According to the UK National Health Service and the US Centers for Disease Control, the best precautions are:
- Wash your hands regularly with soap and water or use an alcohol-based hand sanitizer.
- Talk to your sexual partners about their sexual health and any symptoms they may have.
- Be aware of monkeypox symptoms if you are sexually active, especially if you have new sexual partners.
- Do not have close contact with people who are sick and may have monkeypox.
- Do not share bedding or towels with people who are sick and may have monkeypox.
- Take a break from sex and intimate contact if you have symptoms of monkeypox until you are seen by a doctor and told you are no longer at risk of transmitting it.
- Use personal protective equipment (PPE) when caring for patients confirmed or infected with monkeypox virus.
- Do not approach wild or stray animals, including dead animals, as well as animals that appear sick.
- Do not eat or touch the meat of wild animals.
What should you do if you catch monkeypox?
If you think you have monkeypox, the advice is to get tested at a health facility or sexual health clinic, where a PCR test can be done.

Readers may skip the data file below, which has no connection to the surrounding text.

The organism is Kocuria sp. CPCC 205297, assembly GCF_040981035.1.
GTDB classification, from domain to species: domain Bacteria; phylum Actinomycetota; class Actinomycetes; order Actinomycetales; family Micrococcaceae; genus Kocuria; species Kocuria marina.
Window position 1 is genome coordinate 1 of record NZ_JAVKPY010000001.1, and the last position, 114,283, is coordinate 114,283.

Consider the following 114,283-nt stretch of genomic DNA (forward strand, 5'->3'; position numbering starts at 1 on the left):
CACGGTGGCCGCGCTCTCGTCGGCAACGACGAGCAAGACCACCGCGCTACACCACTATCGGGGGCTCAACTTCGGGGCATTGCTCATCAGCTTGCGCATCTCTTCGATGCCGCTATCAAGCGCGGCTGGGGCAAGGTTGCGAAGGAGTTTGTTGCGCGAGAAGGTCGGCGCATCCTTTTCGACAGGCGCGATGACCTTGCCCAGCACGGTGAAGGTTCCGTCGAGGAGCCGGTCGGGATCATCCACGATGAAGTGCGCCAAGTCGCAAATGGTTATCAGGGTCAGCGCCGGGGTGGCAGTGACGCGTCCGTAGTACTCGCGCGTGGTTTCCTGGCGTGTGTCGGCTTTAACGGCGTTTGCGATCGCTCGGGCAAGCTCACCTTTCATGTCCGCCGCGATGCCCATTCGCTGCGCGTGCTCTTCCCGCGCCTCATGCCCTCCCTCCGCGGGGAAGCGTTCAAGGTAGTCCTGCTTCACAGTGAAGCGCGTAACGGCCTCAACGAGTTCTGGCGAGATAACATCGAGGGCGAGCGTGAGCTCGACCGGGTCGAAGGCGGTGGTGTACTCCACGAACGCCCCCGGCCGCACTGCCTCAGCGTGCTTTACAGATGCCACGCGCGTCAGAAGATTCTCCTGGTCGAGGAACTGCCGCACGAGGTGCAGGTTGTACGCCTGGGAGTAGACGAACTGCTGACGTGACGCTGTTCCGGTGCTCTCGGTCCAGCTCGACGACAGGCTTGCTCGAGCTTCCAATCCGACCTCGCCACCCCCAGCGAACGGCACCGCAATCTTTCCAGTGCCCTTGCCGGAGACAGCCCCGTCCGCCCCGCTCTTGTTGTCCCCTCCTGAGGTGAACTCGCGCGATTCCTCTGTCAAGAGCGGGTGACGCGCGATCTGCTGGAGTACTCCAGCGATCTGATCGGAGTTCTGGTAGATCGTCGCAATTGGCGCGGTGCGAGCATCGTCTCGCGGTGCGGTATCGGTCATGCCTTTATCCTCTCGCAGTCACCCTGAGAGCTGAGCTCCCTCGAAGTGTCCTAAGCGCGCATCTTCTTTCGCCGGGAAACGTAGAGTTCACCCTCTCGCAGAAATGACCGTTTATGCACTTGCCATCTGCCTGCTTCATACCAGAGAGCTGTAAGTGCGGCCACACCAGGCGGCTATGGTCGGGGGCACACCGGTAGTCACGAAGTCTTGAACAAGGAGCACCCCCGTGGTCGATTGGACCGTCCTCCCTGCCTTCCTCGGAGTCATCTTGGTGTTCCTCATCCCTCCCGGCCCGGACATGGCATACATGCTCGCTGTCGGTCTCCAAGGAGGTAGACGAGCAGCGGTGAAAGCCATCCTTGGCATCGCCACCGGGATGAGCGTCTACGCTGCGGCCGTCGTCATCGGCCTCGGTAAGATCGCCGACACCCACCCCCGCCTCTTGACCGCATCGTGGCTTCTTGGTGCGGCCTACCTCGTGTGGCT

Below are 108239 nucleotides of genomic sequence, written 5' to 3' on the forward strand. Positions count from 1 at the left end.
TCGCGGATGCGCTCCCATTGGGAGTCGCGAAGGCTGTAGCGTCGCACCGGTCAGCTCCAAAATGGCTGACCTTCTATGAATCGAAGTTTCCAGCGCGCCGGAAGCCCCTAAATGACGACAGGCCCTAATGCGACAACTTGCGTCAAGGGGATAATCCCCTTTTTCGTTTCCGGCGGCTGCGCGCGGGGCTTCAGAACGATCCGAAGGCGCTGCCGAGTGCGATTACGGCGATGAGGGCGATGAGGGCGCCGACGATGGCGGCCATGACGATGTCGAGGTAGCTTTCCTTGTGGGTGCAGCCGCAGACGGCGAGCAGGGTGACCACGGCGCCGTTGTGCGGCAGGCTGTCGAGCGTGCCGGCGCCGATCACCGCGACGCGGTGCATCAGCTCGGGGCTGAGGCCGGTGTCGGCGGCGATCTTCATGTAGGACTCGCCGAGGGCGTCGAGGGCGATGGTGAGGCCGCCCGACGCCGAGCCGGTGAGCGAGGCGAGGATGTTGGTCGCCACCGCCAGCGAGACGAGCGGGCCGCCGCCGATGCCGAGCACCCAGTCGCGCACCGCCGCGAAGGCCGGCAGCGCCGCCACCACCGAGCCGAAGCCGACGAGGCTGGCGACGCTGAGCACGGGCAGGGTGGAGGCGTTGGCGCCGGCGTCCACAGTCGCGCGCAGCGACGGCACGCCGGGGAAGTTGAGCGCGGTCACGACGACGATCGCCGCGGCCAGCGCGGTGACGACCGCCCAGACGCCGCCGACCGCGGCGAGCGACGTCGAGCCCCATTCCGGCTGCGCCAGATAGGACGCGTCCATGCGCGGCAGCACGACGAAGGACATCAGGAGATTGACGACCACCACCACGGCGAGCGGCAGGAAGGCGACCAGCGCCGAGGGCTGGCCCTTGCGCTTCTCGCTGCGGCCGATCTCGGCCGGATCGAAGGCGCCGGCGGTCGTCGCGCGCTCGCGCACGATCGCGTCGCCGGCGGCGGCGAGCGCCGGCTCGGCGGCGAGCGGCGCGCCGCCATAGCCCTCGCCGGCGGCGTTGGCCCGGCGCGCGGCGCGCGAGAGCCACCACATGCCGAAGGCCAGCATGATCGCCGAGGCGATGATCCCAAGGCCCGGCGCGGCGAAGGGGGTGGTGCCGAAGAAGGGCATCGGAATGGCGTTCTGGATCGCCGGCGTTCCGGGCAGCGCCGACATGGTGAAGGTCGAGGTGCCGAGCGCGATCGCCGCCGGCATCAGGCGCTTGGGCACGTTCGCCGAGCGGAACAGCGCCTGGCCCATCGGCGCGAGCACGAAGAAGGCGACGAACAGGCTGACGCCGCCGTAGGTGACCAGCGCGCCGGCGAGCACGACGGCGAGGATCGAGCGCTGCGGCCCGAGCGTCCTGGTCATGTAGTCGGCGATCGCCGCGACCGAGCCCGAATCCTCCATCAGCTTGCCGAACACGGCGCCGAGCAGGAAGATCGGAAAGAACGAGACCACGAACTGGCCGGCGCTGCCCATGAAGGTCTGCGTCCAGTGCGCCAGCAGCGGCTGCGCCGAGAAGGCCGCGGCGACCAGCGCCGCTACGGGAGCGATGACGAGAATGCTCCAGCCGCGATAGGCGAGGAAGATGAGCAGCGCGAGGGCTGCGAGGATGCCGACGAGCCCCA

Early symptoms of monkeypox may consist of headache, muscle aches, swelling, back pain, and fever.
Within one to five days after infection, lesions and rashes usually occur all over the body – on the hands, face, feet, eyes, mouth, and genitals. These eventually turn into raised bumps that blister, some also fill with white fluid before breaking apart and forming scabs. This liquid can be infectious.
If you have these symptoms or think you may have contracted the virus, you should isolate yourself from physical contact with others and seek immediate medical attention.
If you have contracted the virus, you will need to self-isolate until you recover.
People who get monkeypox usually recover in two to four weeks. Symptoms can be mistaken for other illnesses – such as herpes, syphilis or chickenpox – so it’s important to confirm with a medical professional as soon as possible.